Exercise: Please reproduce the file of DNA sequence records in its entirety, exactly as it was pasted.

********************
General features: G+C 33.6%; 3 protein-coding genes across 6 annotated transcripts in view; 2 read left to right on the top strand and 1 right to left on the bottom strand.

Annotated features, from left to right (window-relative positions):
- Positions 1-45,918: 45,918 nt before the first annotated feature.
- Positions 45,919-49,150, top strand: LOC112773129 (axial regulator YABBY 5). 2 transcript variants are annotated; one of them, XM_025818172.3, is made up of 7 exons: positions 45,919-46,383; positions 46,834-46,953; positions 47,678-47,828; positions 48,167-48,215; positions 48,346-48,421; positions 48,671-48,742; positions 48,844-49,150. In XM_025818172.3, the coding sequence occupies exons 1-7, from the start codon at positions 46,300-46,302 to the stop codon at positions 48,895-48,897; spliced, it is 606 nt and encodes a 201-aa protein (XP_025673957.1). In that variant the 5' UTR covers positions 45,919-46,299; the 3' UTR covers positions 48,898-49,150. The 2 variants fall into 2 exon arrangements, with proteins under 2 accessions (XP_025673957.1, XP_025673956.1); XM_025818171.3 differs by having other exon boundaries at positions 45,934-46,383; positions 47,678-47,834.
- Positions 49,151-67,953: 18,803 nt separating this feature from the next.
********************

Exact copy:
General features: G+C 33.6%; 3 protein-coding genes across 6 annotated transcripts in view; 2 read left to right on the top strand and 1 right to left on the bottom strand.

Annotated features, from left to right (window-relative positions):
- Positions 1-45,918: 45,918 nt before the first annotated feature.
- Positions 45,919-49,150, top strand: LOC112773129 (axial regulator YABBY 5). 2 transcript variants are annotated; one of them, XM_025818172.3, is made up of 7 exons: positions 45,919-46,383; positions 46,834-46,953; positions 47,678-47,828; positions 48,167-48,215; positions 48,346-48,421; positions 48,671-48,742; positions 48,844-49,150. In XM_025818172.3, the coding sequence occupies exons 1-7, from the start codon at positions 46,300-46,302 to the stop codon at positions 48,895-48,897; spliced, it is 606 nt and encodes a 201-aa protein (XP_025673957.1). In that variant the 5' UTR covers positions 45,919-46,299; the 3' UTR covers positions 48,898-49,150. The 2 variants fall into 2 exon arrangements, with proteins under 2 accessions (XP_025673957.1, XP_025673956.1); XM_025818171.3 differs by having other exon boundaries at positions 45,934-46,383; positions 47,678-47,834.
- Positions 49,151-67,953: 18,803 nt separating this feature from the next.